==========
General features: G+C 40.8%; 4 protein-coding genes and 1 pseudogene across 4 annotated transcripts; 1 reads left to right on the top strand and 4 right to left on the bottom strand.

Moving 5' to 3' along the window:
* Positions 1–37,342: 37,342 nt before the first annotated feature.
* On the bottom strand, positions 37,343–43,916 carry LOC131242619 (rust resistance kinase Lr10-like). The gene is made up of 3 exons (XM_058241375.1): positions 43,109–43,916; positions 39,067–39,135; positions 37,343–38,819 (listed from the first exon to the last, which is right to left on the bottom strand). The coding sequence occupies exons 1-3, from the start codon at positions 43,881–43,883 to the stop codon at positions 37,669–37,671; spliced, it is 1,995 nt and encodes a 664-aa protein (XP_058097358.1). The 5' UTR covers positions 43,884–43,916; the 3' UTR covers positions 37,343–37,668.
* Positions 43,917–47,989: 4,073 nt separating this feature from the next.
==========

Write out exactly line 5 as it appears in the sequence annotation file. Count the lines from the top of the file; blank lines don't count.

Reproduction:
* Positions 43,917–47,989: 4,073 nt separating this feature from the next.